1. Home
  2. East Africa
  3. Uganda

Senior LRA commander captured by the army

Anti-government rebels in Uganda suffered a setback on Tuesday when a senior commander whom the Ugandan military described as the "heart and spirit" of the rebellion ravaging the north of the country was captured in the northern district of Gulu. Seventy-year-old "Brigadier" Kenneth Banya, who, army spokesman Maj Shaban Bantariza said, was the most senior adviser to Lord's Resistance Army (LRA) leader Joseph Kony, was captured following a battle at Okidi, along the River Unyama in Gulu District. "He has been the heart and spirit of the rebellion. He is the main military and technical brain behind the rebel movement. He has been attached to Kony in Sudan," Bantariza told IRIN. He said five LRA fighters were killed during Banya's capture and another five taken prisoner as infantry supported by a helicopter engaged his group of about 135 fighters, who then scattered. Banya is a former Uganda National Liberation Army (UNLA) major. He used to be President Yoweri Museveni's escort while the latter was a minister in the government that followed the ouster of former dictator Idi Amin in 1979. He is the first high-profile capture for the army since the rebellion started some 18 years ago. Banya was a Soviet-trained MIG-21 fighter and MI-17 helicopter pilot who served in Idi Amin's army before joining the UNLA under former President Milton Obote. According to reports, the military paraded the captured top rebel before a visiting United States military delegation that was in northern Uganda on Wednesday to "assess the security situation and review the impact of the little US military assistance for protecting the populations under threat of LRA". Banya narrated his history to the delegation: "I was studying industrial chemistry in 1970 when I was recruited in the air force as a cadet. I was sent to Entebbe for a six-month training, then I was sent to the USSR [Union of Soviet Socialist Republics] for the training that took me seven years. I returned to Uganda, but the conditions at that time were not conducive, so I ran away to Tanzania. I did further training at Monduli and Morogoro. "I met President Museveni in 1977/79. I escorted him when he was the minister of defence. He is a very nice man, very frank, very considerate and very forgiving," reporters who attended the Gulu encounter quoted Banya as telling the Americans. The US military delegation, which is headed by the deputy commander of the Germany-based US European Command, Gen Charles Wald, visited children traumatised by the conflict who had earlier been abducted, were rescued or escaped from captivity, and were undergoing counselling at a centre run by World Vision in Gulu. The delegation later met President Museveni in the capital, Kampala, and discussed peace in the region and other issues with him. Bantariza emphasised the significance of the capture, saying that following Banya's apprehension, a number of rebel commanders had surrendered, including another veteran, "Major" Isiah Luwum, who, the army spokesman said, was one of those who had joined the rebel force in its early days. Two other commanders with the rank of "captain" had also followed Luwum with a total of 32 fighters and a quantity of arms and ammunition. In a related development, a group of LRA late on Tuesday overran an army detachment along the border with Sudan, killing two members of a local militia, taking their weapons, and setting ablaze the entire encampment. Bantariza confirmed the killing and the raid, which took place at Aweeno-Olwiyo, some 70 km north of Kitgum town. "The rest of the militias had gone to the market, as this was a market day. So these rebels attacked and overran the camp, killing the two and taking their guns, but we are still pursuing them," Bantariza said.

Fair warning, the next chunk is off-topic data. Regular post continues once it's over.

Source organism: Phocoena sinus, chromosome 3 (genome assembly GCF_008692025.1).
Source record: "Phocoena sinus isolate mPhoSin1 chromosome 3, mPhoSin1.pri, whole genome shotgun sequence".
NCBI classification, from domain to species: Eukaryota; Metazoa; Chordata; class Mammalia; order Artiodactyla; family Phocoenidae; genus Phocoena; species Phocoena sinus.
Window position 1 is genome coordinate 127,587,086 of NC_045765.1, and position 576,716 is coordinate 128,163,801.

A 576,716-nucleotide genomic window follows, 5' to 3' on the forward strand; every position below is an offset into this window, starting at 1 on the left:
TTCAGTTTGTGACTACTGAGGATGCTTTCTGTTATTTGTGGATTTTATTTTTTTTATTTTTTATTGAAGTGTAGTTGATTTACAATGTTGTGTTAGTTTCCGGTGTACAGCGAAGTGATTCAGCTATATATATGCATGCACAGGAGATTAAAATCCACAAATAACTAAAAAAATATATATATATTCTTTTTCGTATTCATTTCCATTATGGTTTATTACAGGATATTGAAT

Share this article

Hundreds of thousands of readers trust The New Humanitarian each month for quality journalism that contributes to more effective, accountable, and inclusive ways to improve the lives of people affected by crises.

Our award-winning stories inform policymakers and humanitarians, demand accountability and transparency from those meant to help people in need, and provide a platform for conversation and discussion with and among affected and marginalised people.

We’re able to continue doing this thanks to the support of our donors and readers like you who believe in the power of independent journalism. These contributions help keep our journalism free and accessible to all.

Show your support as we build the future of news media by becoming a member of The New Humanitarian. 

Become a member of The New Humanitarian

Support our journalism and become more involved in our community. Help us deliver informative, accessible, independent journalism that you can trust and provides accountability to the millions of people affected by crises worldwide.